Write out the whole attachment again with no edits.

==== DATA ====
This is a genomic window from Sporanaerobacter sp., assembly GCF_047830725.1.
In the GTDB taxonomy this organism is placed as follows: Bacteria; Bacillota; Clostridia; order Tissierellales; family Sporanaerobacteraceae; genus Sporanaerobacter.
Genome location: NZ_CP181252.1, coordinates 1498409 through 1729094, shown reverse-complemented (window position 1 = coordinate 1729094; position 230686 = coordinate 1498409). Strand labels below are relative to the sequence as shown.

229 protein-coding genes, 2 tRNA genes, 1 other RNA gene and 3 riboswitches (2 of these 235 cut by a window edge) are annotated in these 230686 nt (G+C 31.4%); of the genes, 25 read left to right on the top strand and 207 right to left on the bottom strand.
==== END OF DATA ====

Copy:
This is a genomic window from Sporanaerobacter sp., assembly GCF_047830725.1.
In the GTDB taxonomy this organism is placed as follows: Bacteria; Bacillota; Clostridia; order Tissierellales; family Sporanaerobacteraceae; genus Sporanaerobacter.
Genome location: NZ_CP181252.1, coordinates 1498409 through 1729094, shown reverse-complemented (window position 1 = coordinate 1729094; position 230686 = coordinate 1498409). Strand labels below are relative to the sequence as shown.

229 protein-coding genes, 2 tRNA genes, 1 other RNA gene and 3 riboswitches (2 of these 235 cut by a window edge) are annotated in these 230686 nt (G+C 31.4%); of the genes, 25 read left to right on the top strand and 207 right to left on the bottom strand.